An Overview of the Seven Stages of Life

The first three stages of life are the stages of ordinary human growth from birth to adulthood. They are the stages of physical, emotional, and mental development, occurring in three periods of approximately seven years each (until approximately twenty-one years of age). Every individual who lives to an adult age inevitably adapts (although, in most cases, only partially) to the first three stages of life.

Stage One—Individuation: The first stage of life is the process of adapting to life as a separate individual no longer bound to the mother. Most important for the first stage child is the process of food-taking, and coming to accept sustenance from outside the mother’s body. In fact, this whole stage of life could be described as an ordeal of weaning, or individuation.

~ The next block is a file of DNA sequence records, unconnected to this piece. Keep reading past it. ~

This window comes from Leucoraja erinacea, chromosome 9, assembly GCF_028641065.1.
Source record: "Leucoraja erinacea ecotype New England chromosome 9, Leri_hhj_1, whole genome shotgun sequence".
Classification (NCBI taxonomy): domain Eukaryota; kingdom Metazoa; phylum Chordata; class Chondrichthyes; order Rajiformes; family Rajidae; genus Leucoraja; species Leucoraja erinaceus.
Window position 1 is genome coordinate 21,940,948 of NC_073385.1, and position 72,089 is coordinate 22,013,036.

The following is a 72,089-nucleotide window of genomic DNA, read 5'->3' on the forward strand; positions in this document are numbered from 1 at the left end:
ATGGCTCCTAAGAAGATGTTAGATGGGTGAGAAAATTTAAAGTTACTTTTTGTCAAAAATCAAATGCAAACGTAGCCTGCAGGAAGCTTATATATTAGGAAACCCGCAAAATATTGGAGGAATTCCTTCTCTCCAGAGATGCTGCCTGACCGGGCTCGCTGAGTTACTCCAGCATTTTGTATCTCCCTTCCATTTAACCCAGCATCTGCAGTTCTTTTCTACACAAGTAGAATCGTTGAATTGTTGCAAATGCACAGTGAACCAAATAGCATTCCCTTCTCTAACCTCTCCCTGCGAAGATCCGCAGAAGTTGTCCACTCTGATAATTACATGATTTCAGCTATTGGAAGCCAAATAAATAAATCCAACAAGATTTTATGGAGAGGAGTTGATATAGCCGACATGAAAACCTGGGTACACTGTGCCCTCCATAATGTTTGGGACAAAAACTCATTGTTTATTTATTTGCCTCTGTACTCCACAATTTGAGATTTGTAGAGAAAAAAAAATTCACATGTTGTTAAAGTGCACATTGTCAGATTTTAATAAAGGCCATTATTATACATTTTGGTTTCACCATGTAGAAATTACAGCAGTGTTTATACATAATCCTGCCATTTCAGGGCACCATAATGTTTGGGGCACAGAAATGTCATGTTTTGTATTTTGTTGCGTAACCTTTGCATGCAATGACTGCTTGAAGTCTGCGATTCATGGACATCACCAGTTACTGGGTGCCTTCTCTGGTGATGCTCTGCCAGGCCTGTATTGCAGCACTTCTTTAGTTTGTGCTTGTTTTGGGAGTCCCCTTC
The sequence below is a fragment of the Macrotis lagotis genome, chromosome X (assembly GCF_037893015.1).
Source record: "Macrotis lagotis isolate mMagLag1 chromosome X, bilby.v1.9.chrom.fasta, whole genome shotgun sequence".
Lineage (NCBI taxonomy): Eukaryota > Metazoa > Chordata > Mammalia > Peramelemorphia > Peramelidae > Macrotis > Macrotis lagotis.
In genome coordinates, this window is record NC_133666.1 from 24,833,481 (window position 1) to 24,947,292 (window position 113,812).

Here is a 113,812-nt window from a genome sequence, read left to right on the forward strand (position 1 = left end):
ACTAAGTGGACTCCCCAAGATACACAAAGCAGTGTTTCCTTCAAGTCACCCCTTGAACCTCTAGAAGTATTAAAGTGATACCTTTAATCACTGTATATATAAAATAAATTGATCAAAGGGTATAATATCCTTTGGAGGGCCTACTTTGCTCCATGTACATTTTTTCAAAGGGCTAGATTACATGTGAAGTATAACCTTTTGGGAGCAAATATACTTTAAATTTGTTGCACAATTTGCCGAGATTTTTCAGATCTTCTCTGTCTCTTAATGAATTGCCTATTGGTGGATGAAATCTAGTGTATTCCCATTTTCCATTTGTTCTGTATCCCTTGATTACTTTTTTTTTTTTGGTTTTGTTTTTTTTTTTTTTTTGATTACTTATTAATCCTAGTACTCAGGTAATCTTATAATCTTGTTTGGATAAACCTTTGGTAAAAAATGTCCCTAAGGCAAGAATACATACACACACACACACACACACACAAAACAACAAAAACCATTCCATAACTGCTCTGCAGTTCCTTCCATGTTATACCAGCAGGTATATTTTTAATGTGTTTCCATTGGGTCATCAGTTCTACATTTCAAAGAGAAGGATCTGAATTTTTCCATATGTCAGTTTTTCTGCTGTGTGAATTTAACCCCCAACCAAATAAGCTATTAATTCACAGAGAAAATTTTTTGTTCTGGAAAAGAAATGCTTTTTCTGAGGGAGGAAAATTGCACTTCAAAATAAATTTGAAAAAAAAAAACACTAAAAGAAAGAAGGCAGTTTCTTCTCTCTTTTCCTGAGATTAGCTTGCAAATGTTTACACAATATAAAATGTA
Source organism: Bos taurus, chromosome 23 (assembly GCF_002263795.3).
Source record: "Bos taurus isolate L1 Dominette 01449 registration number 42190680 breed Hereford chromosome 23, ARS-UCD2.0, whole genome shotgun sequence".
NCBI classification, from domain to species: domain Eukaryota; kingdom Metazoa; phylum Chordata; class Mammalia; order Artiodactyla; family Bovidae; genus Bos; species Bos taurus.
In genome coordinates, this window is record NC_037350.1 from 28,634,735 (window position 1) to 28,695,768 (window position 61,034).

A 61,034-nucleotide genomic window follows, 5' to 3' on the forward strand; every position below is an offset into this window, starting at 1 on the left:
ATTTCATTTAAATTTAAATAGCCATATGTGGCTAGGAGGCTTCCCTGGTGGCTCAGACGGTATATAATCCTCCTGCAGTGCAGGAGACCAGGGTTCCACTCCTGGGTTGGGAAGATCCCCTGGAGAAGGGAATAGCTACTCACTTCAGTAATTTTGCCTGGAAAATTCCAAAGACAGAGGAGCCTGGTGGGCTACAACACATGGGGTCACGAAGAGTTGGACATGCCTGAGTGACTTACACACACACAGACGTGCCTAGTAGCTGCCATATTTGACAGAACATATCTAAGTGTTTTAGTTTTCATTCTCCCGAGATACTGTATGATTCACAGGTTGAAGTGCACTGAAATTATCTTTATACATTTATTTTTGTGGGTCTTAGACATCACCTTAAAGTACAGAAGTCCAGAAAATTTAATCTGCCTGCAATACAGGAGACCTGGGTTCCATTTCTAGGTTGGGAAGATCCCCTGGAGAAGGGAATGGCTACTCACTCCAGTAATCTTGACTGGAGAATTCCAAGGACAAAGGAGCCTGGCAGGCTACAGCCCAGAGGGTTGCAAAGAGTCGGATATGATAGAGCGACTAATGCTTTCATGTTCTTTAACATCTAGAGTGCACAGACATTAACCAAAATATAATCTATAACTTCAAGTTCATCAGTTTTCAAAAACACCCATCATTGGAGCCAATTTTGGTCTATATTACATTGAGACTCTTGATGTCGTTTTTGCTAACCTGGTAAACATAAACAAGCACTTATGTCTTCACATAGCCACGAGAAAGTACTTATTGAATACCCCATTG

Tremendous physical growth occurs in the first stage of life (the first seven or so years) and an enormous amount of learning—one begins to manage bodily energies and begins to explore the physical world. Acquiring basic motor skills is a key aspect of the first stage of life—learning to hold a spoon and eat with it, learning to walk and talk and be responsible for excretion. If the first stage of life unfolds as it should, the separation from the mother completes itself in basic terms. But there is a tendency in us to struggle with this simple individuation, or to not accept the process fully. Every human being tends to associate individuation with a feeling of separation, a sense of disconnection from love and support. That reaction is the dramatization of egoity, or self-contraction, in its earliest form. And unless one enters profoundly into the process of Real-God-Realization, that reaction characterizes every individual for his or her entire life.